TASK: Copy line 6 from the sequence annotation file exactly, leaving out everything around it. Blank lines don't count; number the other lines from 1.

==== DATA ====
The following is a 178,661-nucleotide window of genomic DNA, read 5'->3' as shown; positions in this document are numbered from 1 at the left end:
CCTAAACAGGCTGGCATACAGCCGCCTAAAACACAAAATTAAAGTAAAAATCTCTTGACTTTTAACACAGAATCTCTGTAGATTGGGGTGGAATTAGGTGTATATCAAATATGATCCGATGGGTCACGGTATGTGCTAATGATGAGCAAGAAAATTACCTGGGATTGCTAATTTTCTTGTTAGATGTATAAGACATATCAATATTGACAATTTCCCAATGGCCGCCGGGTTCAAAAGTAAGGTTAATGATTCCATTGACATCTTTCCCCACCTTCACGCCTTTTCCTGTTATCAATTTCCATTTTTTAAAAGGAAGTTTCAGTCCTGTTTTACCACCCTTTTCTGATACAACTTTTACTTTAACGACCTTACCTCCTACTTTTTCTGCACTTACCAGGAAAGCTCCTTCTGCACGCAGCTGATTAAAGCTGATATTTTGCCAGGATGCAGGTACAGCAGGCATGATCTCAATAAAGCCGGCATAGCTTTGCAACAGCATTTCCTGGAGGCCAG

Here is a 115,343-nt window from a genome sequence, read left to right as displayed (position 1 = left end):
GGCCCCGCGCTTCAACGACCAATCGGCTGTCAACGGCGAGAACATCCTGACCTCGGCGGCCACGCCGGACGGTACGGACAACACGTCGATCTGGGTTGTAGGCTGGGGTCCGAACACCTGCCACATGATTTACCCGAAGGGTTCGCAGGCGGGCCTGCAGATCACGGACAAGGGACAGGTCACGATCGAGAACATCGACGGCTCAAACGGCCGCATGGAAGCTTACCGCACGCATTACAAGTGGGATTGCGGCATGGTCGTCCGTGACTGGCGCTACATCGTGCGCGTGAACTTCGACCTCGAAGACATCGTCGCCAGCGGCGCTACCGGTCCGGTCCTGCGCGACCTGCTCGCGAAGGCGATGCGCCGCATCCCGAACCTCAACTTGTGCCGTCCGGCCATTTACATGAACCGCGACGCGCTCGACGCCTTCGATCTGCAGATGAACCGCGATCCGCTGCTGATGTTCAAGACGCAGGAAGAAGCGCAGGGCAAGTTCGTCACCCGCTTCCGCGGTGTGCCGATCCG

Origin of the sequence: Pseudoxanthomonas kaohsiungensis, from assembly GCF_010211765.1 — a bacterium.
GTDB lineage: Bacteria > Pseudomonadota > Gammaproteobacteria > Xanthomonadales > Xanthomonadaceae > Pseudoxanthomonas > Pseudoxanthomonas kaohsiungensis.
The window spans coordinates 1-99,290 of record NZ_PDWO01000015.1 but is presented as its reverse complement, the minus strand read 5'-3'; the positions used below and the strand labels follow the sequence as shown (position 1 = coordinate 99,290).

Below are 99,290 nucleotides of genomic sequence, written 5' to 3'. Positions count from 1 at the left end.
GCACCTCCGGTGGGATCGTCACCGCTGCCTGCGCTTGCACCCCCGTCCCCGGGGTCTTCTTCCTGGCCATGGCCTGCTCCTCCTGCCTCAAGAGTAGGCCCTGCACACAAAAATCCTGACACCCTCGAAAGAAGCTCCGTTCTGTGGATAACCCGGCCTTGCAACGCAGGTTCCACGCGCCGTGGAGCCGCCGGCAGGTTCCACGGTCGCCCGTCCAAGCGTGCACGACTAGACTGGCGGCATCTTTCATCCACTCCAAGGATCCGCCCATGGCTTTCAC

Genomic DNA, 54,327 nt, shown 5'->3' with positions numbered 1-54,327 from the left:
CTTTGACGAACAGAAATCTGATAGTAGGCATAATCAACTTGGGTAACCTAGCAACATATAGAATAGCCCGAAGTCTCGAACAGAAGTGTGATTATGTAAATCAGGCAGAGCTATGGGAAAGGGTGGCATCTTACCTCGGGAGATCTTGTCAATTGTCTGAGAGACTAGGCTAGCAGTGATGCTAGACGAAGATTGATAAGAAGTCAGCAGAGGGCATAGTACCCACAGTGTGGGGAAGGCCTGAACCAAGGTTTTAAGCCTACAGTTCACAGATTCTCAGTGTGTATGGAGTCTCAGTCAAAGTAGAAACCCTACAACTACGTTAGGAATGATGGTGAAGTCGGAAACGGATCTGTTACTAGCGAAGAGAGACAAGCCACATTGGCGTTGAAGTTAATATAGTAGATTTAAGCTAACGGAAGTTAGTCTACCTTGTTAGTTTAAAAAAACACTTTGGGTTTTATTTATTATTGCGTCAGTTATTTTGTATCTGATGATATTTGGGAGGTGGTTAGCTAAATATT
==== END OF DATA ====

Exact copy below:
GTDB lineage: Bacteria > Pseudomonadota > Gammaproteobacteria > Xanthomonadales > Xanthomonadaceae > Pseudoxanthomonas > Pseudoxanthomonas kaohsiungensis.